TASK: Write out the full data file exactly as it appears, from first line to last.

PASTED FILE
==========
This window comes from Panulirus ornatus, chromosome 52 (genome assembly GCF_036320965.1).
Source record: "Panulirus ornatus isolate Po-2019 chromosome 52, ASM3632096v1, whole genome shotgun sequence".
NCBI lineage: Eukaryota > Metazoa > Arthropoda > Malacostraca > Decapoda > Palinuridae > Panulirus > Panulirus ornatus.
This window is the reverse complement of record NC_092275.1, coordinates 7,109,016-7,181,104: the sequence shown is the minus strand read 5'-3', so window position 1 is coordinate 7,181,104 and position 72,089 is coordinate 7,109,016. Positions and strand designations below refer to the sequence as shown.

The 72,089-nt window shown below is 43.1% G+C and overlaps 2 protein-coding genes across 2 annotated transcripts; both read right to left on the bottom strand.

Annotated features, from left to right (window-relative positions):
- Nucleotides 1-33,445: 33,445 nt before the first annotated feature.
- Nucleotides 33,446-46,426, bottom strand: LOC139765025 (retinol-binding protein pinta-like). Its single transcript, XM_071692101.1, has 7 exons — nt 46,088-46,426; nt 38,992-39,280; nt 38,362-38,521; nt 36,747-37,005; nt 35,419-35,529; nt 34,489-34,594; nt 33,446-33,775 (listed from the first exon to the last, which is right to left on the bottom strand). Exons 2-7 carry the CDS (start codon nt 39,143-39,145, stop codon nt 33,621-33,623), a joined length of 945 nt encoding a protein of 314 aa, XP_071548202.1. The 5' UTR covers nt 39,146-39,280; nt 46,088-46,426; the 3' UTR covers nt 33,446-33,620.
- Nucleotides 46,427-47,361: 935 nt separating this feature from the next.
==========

This window comes from Panulirus ornatus, chromosome 52 (genome assembly GCF_036320965.1).
Source record: "Panulirus ornatus isolate Po-2019 chromosome 52, ASM3632096v1, whole genome shotgun sequence".
NCBI lineage: Eukaryota > Metazoa > Arthropoda > Malacostraca > Decapoda > Palinuridae > Panulirus > Panulirus ornatus.
This window is the reverse complement of record NC_092275.1, coordinates 7,109,016-7,181,104: the sequence shown is the minus strand read 5'-3', so window position 1 is coordinate 7,181,104 and position 72,089 is coordinate 7,109,016. Positions and strand designations below refer to the sequence as shown.

The 72,089-nt window shown below is 43.1% G+C and overlaps 2 protein-coding genes across 2 annotated transcripts; both read right to left on the bottom strand.

Annotated features, from left to right (window-relative positions):
- Nucleotides 1-33,445: 33,445 nt before the first annotated feature.
- Nucleotides 33,446-46,426, bottom strand: LOC139765025 (retinol-binding protein pinta-like). Its single transcript, XM_071692101.1, has 7 exons — nt 46,088-46,426; nt 38,992-39,280; nt 38,362-38,521; nt 36,747-37,005; nt 35,419-35,529; nt 34,489-34,594; nt 33,446-33,775 (listed from the first exon to the last, which is right to left on the bottom strand). Exons 2-7 carry the CDS (start codon nt 39,143-39,145, stop codon nt 33,621-33,623), a joined length of 945 nt encoding a protein of 314 aa, XP_071548202.1. The 5' UTR covers nt 39,146-39,280; nt 46,088-46,426; the 3' UTR covers nt 33,446-33,620.
- Nucleotides 46,427-47,361: 935 nt separating this feature from the next.